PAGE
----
This slight springiness can be achieved through timing functions, too, by overshooting the final value before dipping below it and returning, like a putted golf ball rolling beyond, around, and finally into the hole. Note that springs and springiness don’t necessarily belong everywhere, and should generally be on the verge of being perceived.

If animation is the body language of your digital creation, then secondary motions are the micro-expressions that help us tell the difference between a genuine and reluctant expression.

Secondary action

Though you might have a favorite dish, it’s the combination of many different flavors and aromas—including some you might not even realize—that makes it memorable. The song stuck in your head is just the right balance of notes and harmonies—some heard, some disappearing into the background.

Similarly, it’s often secondary action that makes an animation indescribably great. In classical animation, secondary actions might be the crossing of a character’s arms as she leans against a wall, or the smoke rising out of a malfunctioning computer. In these examples the addition of the secondary actions can spell the difference between tired and coy, buggy, or sabotaged. If animation is the body language of your digital creation, then secondary motions are the micro-expressions that help us tell the difference between a genuine and reluctant expression.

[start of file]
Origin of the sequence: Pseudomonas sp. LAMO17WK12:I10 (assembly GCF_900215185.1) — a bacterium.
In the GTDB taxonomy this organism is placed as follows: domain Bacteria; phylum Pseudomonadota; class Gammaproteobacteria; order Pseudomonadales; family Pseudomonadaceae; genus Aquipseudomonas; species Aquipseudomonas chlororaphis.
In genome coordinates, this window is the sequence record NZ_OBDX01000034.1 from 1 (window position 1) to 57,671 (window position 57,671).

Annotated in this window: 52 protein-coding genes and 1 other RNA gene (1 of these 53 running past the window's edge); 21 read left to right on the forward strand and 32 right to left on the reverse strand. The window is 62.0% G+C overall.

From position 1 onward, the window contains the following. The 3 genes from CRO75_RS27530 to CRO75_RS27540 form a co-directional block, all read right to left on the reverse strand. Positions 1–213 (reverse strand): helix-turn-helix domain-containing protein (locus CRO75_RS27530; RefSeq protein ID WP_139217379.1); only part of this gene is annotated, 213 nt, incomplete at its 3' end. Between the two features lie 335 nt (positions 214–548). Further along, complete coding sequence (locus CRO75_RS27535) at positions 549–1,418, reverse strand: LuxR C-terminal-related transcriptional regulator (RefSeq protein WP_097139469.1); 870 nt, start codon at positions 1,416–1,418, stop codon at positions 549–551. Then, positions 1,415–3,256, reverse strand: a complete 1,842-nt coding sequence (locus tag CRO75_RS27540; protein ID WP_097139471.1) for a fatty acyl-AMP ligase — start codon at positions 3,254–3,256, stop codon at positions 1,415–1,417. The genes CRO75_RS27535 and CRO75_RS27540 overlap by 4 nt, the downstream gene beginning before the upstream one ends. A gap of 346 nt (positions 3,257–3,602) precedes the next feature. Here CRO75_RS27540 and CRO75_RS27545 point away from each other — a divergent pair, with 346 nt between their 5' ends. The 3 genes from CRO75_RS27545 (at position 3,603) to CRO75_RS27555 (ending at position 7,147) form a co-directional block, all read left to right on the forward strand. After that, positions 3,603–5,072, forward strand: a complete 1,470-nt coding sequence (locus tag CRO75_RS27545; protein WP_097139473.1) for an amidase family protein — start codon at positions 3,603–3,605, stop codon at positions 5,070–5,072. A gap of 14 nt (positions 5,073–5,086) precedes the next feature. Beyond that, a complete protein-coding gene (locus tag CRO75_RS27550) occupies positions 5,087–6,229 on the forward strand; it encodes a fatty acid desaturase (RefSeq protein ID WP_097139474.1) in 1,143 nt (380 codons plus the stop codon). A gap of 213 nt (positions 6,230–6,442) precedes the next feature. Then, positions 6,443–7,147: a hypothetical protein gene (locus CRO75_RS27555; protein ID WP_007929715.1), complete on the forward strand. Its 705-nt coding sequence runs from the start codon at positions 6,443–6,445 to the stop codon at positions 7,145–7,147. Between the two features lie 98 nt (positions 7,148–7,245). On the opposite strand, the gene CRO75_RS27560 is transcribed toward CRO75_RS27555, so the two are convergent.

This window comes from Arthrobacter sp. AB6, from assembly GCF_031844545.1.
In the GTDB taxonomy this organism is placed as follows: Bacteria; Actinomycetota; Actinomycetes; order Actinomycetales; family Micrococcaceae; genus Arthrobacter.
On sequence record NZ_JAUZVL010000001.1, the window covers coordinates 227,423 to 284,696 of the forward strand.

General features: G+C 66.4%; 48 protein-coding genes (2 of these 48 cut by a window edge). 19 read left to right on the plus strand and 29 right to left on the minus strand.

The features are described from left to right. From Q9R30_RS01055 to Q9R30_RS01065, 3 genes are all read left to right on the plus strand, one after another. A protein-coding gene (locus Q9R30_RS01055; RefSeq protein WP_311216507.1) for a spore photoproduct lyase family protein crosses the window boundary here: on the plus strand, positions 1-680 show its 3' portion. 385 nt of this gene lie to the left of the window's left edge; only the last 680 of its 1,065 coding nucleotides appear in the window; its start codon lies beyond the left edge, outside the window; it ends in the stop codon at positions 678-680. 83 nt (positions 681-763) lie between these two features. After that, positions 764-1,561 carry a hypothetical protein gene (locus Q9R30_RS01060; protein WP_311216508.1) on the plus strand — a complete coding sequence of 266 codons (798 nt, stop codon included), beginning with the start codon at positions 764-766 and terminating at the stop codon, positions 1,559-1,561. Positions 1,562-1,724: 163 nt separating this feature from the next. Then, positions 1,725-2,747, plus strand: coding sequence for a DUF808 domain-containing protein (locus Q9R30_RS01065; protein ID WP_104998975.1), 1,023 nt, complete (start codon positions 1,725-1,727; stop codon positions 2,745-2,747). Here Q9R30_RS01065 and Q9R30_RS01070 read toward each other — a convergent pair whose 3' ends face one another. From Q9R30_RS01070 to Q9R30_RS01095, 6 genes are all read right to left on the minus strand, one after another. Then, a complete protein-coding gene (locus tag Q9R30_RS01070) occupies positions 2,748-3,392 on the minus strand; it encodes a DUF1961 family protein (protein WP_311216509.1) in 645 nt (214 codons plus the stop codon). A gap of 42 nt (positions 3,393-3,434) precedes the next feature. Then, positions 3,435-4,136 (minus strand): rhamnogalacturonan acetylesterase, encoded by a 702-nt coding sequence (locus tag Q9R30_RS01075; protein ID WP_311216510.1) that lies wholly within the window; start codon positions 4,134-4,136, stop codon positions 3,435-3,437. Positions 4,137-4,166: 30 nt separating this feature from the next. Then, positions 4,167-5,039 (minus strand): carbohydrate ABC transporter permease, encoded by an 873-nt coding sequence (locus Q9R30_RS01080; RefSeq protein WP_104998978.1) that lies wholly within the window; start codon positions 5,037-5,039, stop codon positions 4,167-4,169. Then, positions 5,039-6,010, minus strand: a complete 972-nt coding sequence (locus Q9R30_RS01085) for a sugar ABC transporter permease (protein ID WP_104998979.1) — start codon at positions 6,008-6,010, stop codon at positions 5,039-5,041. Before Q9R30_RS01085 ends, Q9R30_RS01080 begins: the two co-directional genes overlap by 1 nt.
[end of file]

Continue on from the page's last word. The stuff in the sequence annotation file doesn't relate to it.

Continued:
These subtle flourishes can tint an entire ensemble of motion to appear more exuberant, joyous, or sober. Secondary animation also informs us when a gesture has been dragged so far it cancels itself or becomes a destructive action. When implemented with restraint, secondary animation is a powerful tool for making interactions deeply satisfying, communicative, and human.

The best use of secondary motion never takes attention from the primary motion, it only bolsters it. Secondary action helps establish nuance and hierarchy the same way color, typography, and layout do for text. While it might not be noticed by untrained eyes, when used sparingly as punctuation and garnish, it will always be felt.